The newly re-set budget also includes language requiring Denney to report to JFAC in detail on the “merit, need, cost, compatibility and maintenance of the elections system upgrade,” and also provide period updates and reports when requested by the Legislative Services Office.

Youngblood said, “I think we got there, with the idea that they will work with us and we will work with them.”

Denney said the new system – which would make campaign finance reports from both local and state candidates available in a free, centralized, searchable database, a big step up from the current system – needs to be up and running by Jan. 1, 2020, to be available for the March 2020 presidential primary. The system was recommended by a legislative interim working group this year that backed more frequent and more detailed campaign finance reporting, and also was recommended for funding by Gov. Butch Otter. Denney said it’ll take his office 12 to 15 months to get the system in place.

“I can’t commit money unless I have an appropriation,” he said.

Higher child tax credit?

New legislation to increase the Idaho Child Tax Credit contained in the earlier House- and Senate-passed tax cut bill from $130 per child to $205 per child – at an estimated cost of $25 million a year – was introduced in the House Revenue and Taxation Committee on Friday.

House Majority Leader Mike Moyle, R-Star, told the committee, “That should pick up just about all if not all of the concern on the larger families.”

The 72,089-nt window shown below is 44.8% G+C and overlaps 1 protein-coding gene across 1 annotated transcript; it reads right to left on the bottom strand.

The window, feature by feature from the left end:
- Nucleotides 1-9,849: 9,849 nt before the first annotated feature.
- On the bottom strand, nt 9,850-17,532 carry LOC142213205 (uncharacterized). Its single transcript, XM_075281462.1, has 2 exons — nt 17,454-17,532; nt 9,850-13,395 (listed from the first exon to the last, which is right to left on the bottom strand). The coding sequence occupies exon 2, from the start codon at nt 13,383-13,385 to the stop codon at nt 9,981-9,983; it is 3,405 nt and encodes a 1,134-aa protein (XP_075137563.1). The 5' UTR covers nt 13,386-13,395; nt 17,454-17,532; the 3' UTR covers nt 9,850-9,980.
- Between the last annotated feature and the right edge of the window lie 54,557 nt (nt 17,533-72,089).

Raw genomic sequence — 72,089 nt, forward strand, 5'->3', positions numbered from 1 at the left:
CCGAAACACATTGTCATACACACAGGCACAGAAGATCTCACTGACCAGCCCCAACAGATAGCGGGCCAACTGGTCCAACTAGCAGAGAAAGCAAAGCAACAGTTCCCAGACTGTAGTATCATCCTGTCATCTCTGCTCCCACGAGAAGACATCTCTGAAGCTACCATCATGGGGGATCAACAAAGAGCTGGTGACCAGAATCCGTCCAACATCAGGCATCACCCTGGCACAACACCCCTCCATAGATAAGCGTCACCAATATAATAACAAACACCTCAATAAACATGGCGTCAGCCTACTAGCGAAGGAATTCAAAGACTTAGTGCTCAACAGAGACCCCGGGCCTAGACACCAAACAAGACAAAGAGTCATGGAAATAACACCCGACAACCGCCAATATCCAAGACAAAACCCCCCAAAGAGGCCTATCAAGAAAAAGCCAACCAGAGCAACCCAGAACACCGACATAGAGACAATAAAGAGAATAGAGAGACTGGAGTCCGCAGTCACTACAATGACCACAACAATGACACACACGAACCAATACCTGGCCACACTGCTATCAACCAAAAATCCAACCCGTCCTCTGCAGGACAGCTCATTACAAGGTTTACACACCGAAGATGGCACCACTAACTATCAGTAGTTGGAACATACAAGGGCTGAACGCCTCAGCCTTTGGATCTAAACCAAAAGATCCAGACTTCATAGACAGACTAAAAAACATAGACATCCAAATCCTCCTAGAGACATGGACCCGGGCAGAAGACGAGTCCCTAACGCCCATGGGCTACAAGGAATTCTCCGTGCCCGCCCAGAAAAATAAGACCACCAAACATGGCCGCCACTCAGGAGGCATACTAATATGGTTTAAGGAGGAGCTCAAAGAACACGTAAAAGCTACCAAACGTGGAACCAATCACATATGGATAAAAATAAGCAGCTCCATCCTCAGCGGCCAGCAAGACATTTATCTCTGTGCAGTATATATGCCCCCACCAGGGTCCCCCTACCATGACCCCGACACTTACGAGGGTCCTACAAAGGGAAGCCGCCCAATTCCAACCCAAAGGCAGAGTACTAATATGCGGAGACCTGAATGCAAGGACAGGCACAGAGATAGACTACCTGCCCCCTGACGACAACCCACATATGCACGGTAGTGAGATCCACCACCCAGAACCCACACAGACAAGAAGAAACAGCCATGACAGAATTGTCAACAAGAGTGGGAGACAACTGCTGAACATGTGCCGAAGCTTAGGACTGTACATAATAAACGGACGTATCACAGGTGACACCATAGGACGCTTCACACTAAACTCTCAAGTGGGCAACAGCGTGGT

Under the $200 million-plus income tax cut bill that’s already passed both houses, families with three or more children would actually see an increase in their Idaho state income taxes, due to the interplay between federal tax code changes and Idaho’s tax laws. The $130 per child tax credit sought to partially offset that, but it would take $287 per child to fully offset it.

“It’s a step in the right direction,” Moyle said. “Would I like it to be higher? I think obviously everybody would. … There’s a balancing act.” He called the amount “prudent.”

The new bill is sponsored by Moyle, House Speaker Scott Bedke, and Senate Majority Leader Chuck Winder. Moyle said it was negotiated between House and Senate GOP leaders with involvement from the governor’s staff. Friday’s vote clears the way for a full hearing on the bill.

Idaho tax revenues are up

Idaho’s state tax revenues in February came in a whopping 36.3 percent ahead of forecasts, or $44.3 million ahead – marking the fourth consecutive month that general fund receipts have exceeded forecasts. Receipts have been ahead of forecasts every month so far this fiscal year except one, October 2017.

For the fiscal year to date, state general fund tax revenues are running 5.7 percent ahead of forecasts, and 12 percent ahead of the same time period last year.

February is one of the smallest months for state tax revenue; but both January and December before it, which are the 2nd and 3rd highest, respectively, also showed big gains. April is the month in which Idaho takes in the most in tax receipts, as Idahoans pay their state income taxes.

For the month of February, every category was ahead of forecasts, with individual income tax showing the strongest growth.